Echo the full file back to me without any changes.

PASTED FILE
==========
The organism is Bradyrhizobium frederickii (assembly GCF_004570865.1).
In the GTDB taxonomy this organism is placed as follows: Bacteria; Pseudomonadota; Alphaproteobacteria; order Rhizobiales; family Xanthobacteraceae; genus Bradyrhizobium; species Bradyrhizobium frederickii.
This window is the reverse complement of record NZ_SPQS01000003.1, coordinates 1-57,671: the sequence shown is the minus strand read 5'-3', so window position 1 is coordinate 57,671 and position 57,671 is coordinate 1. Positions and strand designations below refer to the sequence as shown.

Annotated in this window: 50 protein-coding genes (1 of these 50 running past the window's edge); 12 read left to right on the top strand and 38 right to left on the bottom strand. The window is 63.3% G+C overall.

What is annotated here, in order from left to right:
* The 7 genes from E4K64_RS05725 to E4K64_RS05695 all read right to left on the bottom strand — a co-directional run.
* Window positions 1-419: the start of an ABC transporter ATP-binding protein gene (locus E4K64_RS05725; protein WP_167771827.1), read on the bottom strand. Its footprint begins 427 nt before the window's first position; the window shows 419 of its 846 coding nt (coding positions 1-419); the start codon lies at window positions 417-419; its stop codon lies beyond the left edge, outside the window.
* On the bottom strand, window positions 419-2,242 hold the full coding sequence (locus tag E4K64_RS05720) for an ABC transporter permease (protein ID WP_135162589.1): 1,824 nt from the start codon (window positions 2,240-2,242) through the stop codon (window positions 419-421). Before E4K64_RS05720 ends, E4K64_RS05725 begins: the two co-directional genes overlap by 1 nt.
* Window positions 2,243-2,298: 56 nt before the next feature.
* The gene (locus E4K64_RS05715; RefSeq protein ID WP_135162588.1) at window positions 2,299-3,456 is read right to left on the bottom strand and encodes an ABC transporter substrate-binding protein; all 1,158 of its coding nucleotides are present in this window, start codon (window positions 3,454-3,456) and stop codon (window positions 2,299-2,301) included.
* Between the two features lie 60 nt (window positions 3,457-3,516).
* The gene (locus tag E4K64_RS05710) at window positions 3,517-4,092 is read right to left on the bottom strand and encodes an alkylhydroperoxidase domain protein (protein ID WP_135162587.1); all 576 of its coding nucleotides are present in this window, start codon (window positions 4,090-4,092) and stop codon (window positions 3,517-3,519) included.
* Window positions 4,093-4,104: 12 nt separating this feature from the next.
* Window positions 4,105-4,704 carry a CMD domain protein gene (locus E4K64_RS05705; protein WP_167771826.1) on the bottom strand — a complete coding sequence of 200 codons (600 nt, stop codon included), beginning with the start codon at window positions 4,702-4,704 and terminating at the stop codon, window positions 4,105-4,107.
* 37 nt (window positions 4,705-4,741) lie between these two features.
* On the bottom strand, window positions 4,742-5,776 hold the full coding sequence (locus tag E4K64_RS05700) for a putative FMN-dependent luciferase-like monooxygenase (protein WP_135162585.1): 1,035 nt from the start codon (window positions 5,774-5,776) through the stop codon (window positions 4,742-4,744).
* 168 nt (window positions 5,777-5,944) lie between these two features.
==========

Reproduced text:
The organism is Bradyrhizobium frederickii (assembly GCF_004570865.1).
In the GTDB taxonomy this organism is placed as follows: Bacteria; Pseudomonadota; Alphaproteobacteria; order Rhizobiales; family Xanthobacteraceae; genus Bradyrhizobium; species Bradyrhizobium frederickii.
This window is the reverse complement of record NZ_SPQS01000003.1, coordinates 1-57,671: the sequence shown is the minus strand read 5'-3', so window position 1 is coordinate 57,671 and position 57,671 is coordinate 1. Positions and strand designations below refer to the sequence as shown.

Annotated in this window: 50 protein-coding genes (1 of these 50 running past the window's edge); 12 read left to right on the top strand and 38 right to left on the bottom strand. The window is 63.3% G+C overall.

What is annotated here, in order from left to right:
* The 7 genes from E4K64_RS05725 to E4K64_RS05695 all read right to left on the bottom strand — a co-directional run.
* Window positions 1-419: the start of an ABC transporter ATP-binding protein gene (locus E4K64_RS05725; protein WP_167771827.1), read on the bottom strand. Its footprint begins 427 nt before the window's first position; the window shows 419 of its 846 coding nt (coding positions 1-419); the start codon lies at window positions 417-419; its stop codon lies beyond the left edge, outside the window.
* On the bottom strand, window positions 419-2,242 hold the full coding sequence (locus tag E4K64_RS05720) for an ABC transporter permease (protein ID WP_135162589.1): 1,824 nt from the start codon (window positions 2,240-2,242) through the stop codon (window positions 419-421). Before E4K64_RS05720 ends, E4K64_RS05725 begins: the two co-directional genes overlap by 1 nt.
* Window positions 2,243-2,298: 56 nt before the next feature.
* The gene (locus E4K64_RS05715; RefSeq protein ID WP_135162588.1) at window positions 2,299-3,456 is read right to left on the bottom strand and encodes an ABC transporter substrate-binding protein; all 1,158 of its coding nucleotides are present in this window, start codon (window positions 3,454-3,456) and stop codon (window positions 2,299-2,301) included.
* Between the two features lie 60 nt (window positions 3,457-3,516).
* The gene (locus tag E4K64_RS05710) at window positions 3,517-4,092 is read right to left on the bottom strand and encodes an alkylhydroperoxidase domain protein (protein ID WP_135162587.1); all 576 of its coding nucleotides are present in this window, start codon (window positions 4,090-4,092) and stop codon (window positions 3,517-3,519) included.
* Window positions 4,093-4,104: 12 nt separating this feature from the next.
* Window positions 4,105-4,704 carry a CMD domain protein gene (locus E4K64_RS05705; protein WP_167771826.1) on the bottom strand — a complete coding sequence of 200 codons (600 nt, stop codon included), beginning with the start codon at window positions 4,702-4,704 and terminating at the stop codon, window positions 4,105-4,107.
* 37 nt (window positions 4,705-4,741) lie between these two features.
* On the bottom strand, window positions 4,742-5,776 hold the full coding sequence (locus tag E4K64_RS05700) for a putative FMN-dependent luciferase-like monooxygenase (protein WP_135162585.1): 1,035 nt from the start codon (window positions 5,774-5,776) through the stop codon (window positions 4,742-4,744).
* 168 nt (window positions 5,777-5,944) lie between these two features.